I have a very unique family background. My father was born in Kiev, Russia. He grew up in Richmond, Virginia, where his family settled. He was Jewish and a very good businessman. He owned several different businesses and spent a lot of time, effort, and energy making them work. For many years he ran a store in Atlanta, Georgia, called Regenstein’s, which was a ladies’ ready-to-wear clothing business. After Mr. Regenstein died, my father went into the jewelry business in Miami, Florida. That is where he and my mother went on their honeymoon! He started many of the evening auctions on Miami Beach that continue to this day. Finally, he started an antique business in Griffin, Georgia, and that is what he did for the balance of his life. He loved business and invested himself in the daily principles and habits that make a person financially successful.
My mother, on the other hand, was a Christian. She spent most of her time studying the Bible or leading Bible studies in churches and small home groups. I cannot remember a day of my life when I did not wake up to the sight my mother sitting at the kitchen table studying her Bible and the smell of her morning coffee. Daily, daily, daily!
Not too long ago I came across one of my mother’s old Bibles. I turned through five or six pages in this well-worn book. The pages are literally falling out of the book. Nearly every page has a note, or a verse underlined. She loved God and devoted her life to the study of Biblical truth and teaching others as well.
So, you see, I grew up in two very different worlds. My mother taught me to love God and follow His ways, but my father taught me the ways of the world. By the “ways of the world”, I mean in a good sense. Pay your bills on time, be early for meetings, keep your word, don’t talk about other people behind their back. You get the idea. Good stuff!
As I just mentioned, he taught me to pay my bills on time, be wherever I was supposed to be a little early, let my handshake be my bond, and always honor my word. He trained me to keep my commitments, to always be a person of integrity and good character. Then often he would smile at me and say, “And be sure to have a friend at the bank.” When I asked what that meant, he explained to me how important it is to have a friend when it comes to financial dealings. He said, “Robert, you will be surprised how often you will need money in this life. If you have a friend at the bank, you will have someone who knows your character and reputation who can help you if there is ever a need.” Because of that advice, I have made it my business to always have a friend at the bank. I know my local banker on a first name basis. Let me tell you how important this is.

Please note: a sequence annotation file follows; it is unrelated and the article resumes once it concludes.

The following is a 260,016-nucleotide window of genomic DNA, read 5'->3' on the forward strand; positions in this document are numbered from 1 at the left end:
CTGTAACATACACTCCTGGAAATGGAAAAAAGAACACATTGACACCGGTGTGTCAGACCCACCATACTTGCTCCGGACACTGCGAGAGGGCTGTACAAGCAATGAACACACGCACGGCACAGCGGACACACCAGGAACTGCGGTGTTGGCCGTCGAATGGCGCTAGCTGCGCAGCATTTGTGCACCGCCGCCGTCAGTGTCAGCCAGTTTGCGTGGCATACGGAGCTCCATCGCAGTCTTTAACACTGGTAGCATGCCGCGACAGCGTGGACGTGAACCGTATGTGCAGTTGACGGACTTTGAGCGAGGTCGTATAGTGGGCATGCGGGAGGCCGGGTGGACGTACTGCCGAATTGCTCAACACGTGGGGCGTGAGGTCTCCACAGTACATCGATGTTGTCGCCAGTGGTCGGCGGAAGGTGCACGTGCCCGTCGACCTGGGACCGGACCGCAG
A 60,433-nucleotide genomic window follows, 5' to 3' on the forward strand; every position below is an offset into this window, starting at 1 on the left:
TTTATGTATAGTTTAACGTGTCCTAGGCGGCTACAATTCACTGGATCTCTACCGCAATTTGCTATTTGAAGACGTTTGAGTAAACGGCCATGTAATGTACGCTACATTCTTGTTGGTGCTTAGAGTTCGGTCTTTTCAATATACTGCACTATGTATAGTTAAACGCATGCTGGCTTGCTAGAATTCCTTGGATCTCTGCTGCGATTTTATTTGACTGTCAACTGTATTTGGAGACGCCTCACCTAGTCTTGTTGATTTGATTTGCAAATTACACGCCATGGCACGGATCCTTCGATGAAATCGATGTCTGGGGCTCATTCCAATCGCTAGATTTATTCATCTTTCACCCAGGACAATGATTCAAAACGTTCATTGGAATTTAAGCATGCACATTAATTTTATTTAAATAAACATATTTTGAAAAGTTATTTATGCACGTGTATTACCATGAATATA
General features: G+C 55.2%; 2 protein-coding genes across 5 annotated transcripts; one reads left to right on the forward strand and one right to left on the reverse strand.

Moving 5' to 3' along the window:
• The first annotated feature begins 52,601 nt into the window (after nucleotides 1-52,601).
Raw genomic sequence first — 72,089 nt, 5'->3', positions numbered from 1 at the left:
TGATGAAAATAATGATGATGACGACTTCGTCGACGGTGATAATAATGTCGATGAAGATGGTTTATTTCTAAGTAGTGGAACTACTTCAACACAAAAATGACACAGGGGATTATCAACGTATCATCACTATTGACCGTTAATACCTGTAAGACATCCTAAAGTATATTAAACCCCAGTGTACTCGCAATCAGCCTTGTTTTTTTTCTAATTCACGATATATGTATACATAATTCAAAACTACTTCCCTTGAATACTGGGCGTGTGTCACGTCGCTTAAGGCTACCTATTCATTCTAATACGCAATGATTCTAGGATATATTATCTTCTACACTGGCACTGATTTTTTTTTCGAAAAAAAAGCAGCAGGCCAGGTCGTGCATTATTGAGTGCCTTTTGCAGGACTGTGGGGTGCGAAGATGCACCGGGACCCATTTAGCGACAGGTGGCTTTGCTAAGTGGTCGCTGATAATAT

On one occasion several years ago, I was with my family in Cancun, Mexico. One of my daughters realized that she had written a check but did not have quite enough money in her account to cover it. She told me that the check would bounce and there would be service fees not only from the bank, but also from the company to whom she had written the check. Although the check was just for a small amount, her mistake would lead to big charges and other complications for her. I picked up the phone and called my friend who ran the local bank back in my hometown. I explained what had happened and asked if she could move some money from my account to my daughter’s account in order to cover the situation and take care of everything. (Now, remember, I was in Cancun when this happened and not even in the United States! I had no way to go into the bank, sign any papers or transfer any funds except by phone.) When I finished explaining to my banker friend what was going on, she laughed and told me that it was no problem and that she would take care of everything. We planned for me to sign all of the necessary paperwork when I returned home. I thanked her graciously and hung up the phone. I also thanked God for a father who taught me to have a friend at the bank.
I am in and out of the bank several times each week. When I told my banker friend, Sam, about the good advice my father gave me, he laughed and said, “Your father was a wise man. It is important to love God, but it is also important to have a friend at the bank!” It would be many years later that I would read Robert Kiyosaki’s financial books. He states, “Your banker doesn’t want to see your high school report card nor your college transcripts. He wants to see your financial statement.” Very true!
I do not know if you have a close relationship with your banker or not, but I would certainly encourage you to do so. It makes life much easier when things are going well, but it also helps when things are not going so well!
I would also encourage you to love God. The same principle applies. He is a wonderful friend to have when things are good. And He is certainly important to have in your life when things are not so good.
This Tip is about as practical as they come. I hope you will apply it this week.
Tip: Love God, and have a friend at the bank!
Have a great week! God bless you!
Dr. Robert A. Rohm